The power of immunomagnetic CTC detection – Meet the AdnaTest family

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The importance of circulating tumor cells (CTCs) in cancer research is broadly accepted in the scientific community today. Since CTCs undergo phenotypic changes known as the epithelial-to-mesenchymal transition (EMT), they are a valuable indicator for disease progression and therapy resistance.

To learn from CTCs, we must be able to effectively detect and characterize them. There are only a few technologies on the market that can actually go beyond traditional counting and accomplish this.

QIAGEN offers the AdnaTest, an open platform that enables comprehensive investigation into the molecular profile of CTCs. This highly specific immunomagnetic cell selection system combines an optimized antibody mixture with highly sensitive RT-PCR technology. This combination enables sensitive detection and characterization of CTCs and EMT and also supports discovery of new cancer biomarkers.

How does the AdnaTest actually work?

The AdnaTest system uses a two-stage process for the detection and molecular characterization of tumor cells from peripheral blood samples. First, the CTCs in the blood sample are enriched in a process that uses antibody-coated magnetic beads. Each AdnaTest Select has a combination of antibodies that bind with high specificity and affinity to epitopes or antigens on the relevant cancer cells. After magnetic separation, the enriched cells are lysed to make the relevant tumor cell information available in the form of mRNA.

AdnaTest workflow, top panel

Figure 1. Highly specific tumor cell enrichment via immunomagnetic cell selection.

 

Highly sensitive RT-PCR is then used to find tumor-associated expression patterns. The mRNA strands are reverse transcribed into cDNA. Subsequently, several tumor associated markers are amplified via multiplex PCR so that their expression patterns can be analyzed.

AdnaTest workflow, second panel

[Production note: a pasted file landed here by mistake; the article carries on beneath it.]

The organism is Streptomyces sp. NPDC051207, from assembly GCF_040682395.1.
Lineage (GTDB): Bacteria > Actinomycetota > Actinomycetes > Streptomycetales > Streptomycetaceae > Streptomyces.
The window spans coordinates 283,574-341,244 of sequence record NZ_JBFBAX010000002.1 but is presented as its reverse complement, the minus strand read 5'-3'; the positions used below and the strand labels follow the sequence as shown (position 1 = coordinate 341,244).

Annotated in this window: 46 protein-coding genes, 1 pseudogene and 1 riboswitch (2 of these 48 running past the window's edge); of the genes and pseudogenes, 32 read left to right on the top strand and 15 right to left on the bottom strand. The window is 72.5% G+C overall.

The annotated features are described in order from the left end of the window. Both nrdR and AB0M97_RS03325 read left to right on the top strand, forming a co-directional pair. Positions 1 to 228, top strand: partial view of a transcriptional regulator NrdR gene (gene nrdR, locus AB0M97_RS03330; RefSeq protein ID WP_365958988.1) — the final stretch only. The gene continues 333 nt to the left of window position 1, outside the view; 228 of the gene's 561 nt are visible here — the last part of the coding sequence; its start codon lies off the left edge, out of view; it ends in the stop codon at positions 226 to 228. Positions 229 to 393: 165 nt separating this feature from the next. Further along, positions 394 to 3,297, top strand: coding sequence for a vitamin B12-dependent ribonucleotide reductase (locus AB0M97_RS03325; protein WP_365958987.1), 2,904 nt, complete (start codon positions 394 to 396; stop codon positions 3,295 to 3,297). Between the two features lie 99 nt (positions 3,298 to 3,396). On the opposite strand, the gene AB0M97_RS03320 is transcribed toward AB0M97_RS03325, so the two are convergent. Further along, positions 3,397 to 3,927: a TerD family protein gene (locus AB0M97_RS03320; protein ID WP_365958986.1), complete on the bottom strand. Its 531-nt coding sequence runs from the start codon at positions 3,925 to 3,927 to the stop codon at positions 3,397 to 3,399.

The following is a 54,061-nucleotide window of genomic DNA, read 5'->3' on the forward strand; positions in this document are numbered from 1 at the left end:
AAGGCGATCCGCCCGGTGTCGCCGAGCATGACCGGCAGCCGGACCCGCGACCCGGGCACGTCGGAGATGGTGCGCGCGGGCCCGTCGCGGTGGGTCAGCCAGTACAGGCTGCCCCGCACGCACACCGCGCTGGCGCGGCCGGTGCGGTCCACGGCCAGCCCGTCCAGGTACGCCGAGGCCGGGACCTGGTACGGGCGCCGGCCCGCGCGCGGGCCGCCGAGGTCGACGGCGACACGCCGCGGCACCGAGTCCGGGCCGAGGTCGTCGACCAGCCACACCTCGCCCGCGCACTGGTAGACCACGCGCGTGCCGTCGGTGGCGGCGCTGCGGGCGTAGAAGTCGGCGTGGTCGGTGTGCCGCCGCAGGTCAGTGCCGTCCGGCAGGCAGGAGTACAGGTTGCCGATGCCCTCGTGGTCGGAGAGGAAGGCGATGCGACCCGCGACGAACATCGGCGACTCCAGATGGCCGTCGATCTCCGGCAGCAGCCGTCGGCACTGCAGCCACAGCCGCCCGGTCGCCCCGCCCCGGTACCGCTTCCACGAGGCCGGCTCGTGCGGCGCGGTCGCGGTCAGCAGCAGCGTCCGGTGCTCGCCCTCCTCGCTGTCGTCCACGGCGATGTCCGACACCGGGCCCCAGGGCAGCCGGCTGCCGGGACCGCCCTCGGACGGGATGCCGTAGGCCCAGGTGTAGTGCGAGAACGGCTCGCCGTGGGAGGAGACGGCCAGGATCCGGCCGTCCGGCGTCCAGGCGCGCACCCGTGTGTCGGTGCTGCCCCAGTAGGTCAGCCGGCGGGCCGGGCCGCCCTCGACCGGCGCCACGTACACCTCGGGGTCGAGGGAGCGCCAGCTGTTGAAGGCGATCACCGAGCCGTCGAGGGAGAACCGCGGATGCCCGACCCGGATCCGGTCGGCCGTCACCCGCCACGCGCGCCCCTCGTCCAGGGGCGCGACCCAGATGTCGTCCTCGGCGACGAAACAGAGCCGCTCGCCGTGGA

Figure 2. Multiplex RT-PCR of various cancer-associated tumor markers.

 

Figure 3 shows the results for samples that were prepared with the AdnaTest ProstateCancer and subsequently analyzed with an Agilent 2100 Bioanalyzer. The samples tested positive for epidermal growth factor receptor (EGFR), prostate-specific membrane antigen (PSMA) and prostate-specific antigen (PSA), as expected, and the results for the controls showed that the PCR was successful

G_0369_ADNA

Figure 3. Samples were prepared with the AdnaTest ProstateCancer and then analyzed with an Agilent 2100 Bioanalyzer. The first lane shows the DNA size standard. Sample 1 is positive for EGFR, sample 2 is positive for PSMA and PSA, and sample 3 is positive for PSMA, PSA and EGFR. Sample 4 is negative. Actin is detected in samples 1–4. The PCR negative and positive controls are shown in the last two lanes.

 

The AdnaTest family consists of eight different kits covering all of the major cancers that impact our lives. In addition to the AdnaTest kits available for breast cancer, ovarian cancer, colon cancer and prostate cancer, the AdnaTest EMT-2/StemCell allows the analysis of EMT and stem cell-like CTC characteristics in immunomagnetically enriched tumor cells.

We recently launched two novel liquid biopsy panels – the AdnaTest ProstateCancerPanel AR-V7 and the AdnaTest LungCancer.

Curious to find out more? Download the respective product flyers for the AdnaTest ProstateCancerPanel AR-V7 and the AdnaTest LungCancer or visit our Liquid Biopsy Resource Center for additional information.

How AdnaTest works: https://www.qiagen.com/resources/download.aspx?id=b461e9dc-b72a-41e5-bce5-a0a1fbe3b5d3&lang=en

Kjell Kirschbaum

Kjell Kirschbaum, M.Sc., is a Global Market Manager based in QIAGEN’s Venlo office, the Netherlands. He trained as a bioveterinary scientist at the University of Utrecht and has hands-on experience in nucleic acid and protein purification, cell culture, PCR and qPCR technology. Kjell joined QIAGEN in 2011 as a CRM specialist, regularly interacting with customers about their day-to-day experimental needs and offering relevant solutions. Currently, he is involved in managing global projects for sample preparation and automation technologies.

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